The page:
Package installer


#1

Thanks for this slick OS but i have a few rants. Flatpak does not seem to satisfy the need of many apps for now. I think apt or dpkg should have been left available as a second option in the OS.
I needed to install curl and looks like every step you try there’s something missing that you can’t satisfy.
You can’t install curl because you need a compiler, compiler won’t install because blah blah blah. A bit frustrating.


#2

Even if it’s not a complete solution - once you get used to the way how flatpaks are built, it’s relativeley easy to build it by yourself (and then share with the world).

Let’s make it together for curl :slight_smile:

Creating the Build Manifest

The first step is the Manifest, which is essentially a description on how to build the application, e.g.:

  1. Where to get the sources and the dependencies
  2. Which SDK to use
  3. How to build the application

To figure out how to build it, i usually download the sources, extract them and then run the SDK manually via:

flatpak run --command=sh --filesystem=host org.freedesktop.Sdk//18.08

Then try to run the usual ./configure; make commands to see if everything compiles out of the box. In case of Curl, this was the case.

The next step is to acutally write the Manifest, which is a Json formatted file. For Curl it’s as simple as:

{
    "app-id": "com.github.curl",
    "runtime": "org.freedesktop.Platform",
    "runtime-version": "18.08",
    "sdk": "org.freedesktop.Sdk",
    "finish-args": [
        "--device=all",
        "--share=ipc",
	"--share=network",
	"--filesystem=host"
    ],
    "command": "curl",
    "cleanup": [
        "/include",
        "/lib/pkgconfig",
        "/share/aclocal",
        "/share/man",
        "*.la", "*.a"
    ],
    "modules": [
        {
            "name": "curl",
            "buildsystem": "autotools",
            "sources": [
                {
                    "type": "archive",
                    "url": "https://github.com/curl/curl/releases/download/curl-7_64_1/curl-7.64.1.tar.gz",
		    "sha256": "432d3f466644b9416bc5b649d344116a753aeaa520c8beaf024a90cba9d3d35d"
                }
            ]
        }
    ]
}

The Details of the various key/values pairs and their meaning can be examined in depth in the manual (https://manpages.debian.org/testing/flatpak-builder/flatpak-manifest.5.en.html and http://docs.flatpak.org/en/latest/building.html)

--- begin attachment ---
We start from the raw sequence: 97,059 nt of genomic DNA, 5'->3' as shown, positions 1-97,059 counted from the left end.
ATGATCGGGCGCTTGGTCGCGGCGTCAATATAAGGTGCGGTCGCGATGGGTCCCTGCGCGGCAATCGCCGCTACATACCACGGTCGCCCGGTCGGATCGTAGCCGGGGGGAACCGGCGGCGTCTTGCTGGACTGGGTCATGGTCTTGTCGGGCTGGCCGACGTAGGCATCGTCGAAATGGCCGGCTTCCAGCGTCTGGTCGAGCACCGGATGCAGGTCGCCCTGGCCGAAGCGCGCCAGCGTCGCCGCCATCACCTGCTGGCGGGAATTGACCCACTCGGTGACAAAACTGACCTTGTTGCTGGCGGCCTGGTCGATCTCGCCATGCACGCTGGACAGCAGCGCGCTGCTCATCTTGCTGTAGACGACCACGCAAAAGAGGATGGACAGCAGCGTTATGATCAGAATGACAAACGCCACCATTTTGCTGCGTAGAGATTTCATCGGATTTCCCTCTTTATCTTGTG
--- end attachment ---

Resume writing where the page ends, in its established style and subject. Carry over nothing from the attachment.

Call this file “com.github.curl.json”

Building it

Now we can let flatpak-builder do its work and build us an flatpak from this manifest. Invoke the builder with:

flatpak-builder --force-clean --install-deps-from=flathub build com.github.curl.json

Make a test run

It’s time to test our build. First of all, spawn a shell in the build-sandbox:

flatpak-builder --run build com.github.curl.json sh

and then simply run curl with your desired parameters

Deploy it to a repository and install it

To make it available to the flatpak enviroment, you need to first deploy it to a repository:

flatpak-builder --repo=repo --force-clean build com.github.curl.json

… and then add this repository to your local list of repositories:

flatpak remote-add --no-gpg-verify --user curl-repository repo

… and now it’s time for installation:

flatpak update
flatpak install --user curl-repository com.github.curl

Make it more comfortable

Now we could run flatpak run com.github.curl, but thats unintuitive. Add the following line to your ~/.bashrc to make it an alias:

alias curl="flatpak run com.github.curl"

Endnotes

You may ask, what are the advantages of having such a complex way of getting and building applications? Security and comfort is the answer.

In a more or less ideal world, application developers have to supply you with exactly one build of their application and it runs on any PC. Windows has this since DOS days, download a ZIP file which contains everything to run the application, extract it and simply run it. Linux traditionally has a completely different approach, which works well for power users and system administrators but not for people who simply want to get their stuff done. For that (and the other, following) reason, flatpaks and snaps¹ were invented. Build it once, deploy it everywhere (everywhere means any Linux Distribution supporting flatpaks)

The other reason is security. In a flatpak, everything runs in a constrained sandbox with well defined interfaces to the rest of the system. So, normally a malicious application can not do to much harm to the rest of the system - if you do not allow or override it manually with flatpak override.

¹: Snap is the Ubuntu alternative to Flatpak and suffers from NIH-Syndrome.


closed #3

This topic was automatically closed 7 days after the last reply. New replies are no longer allowed.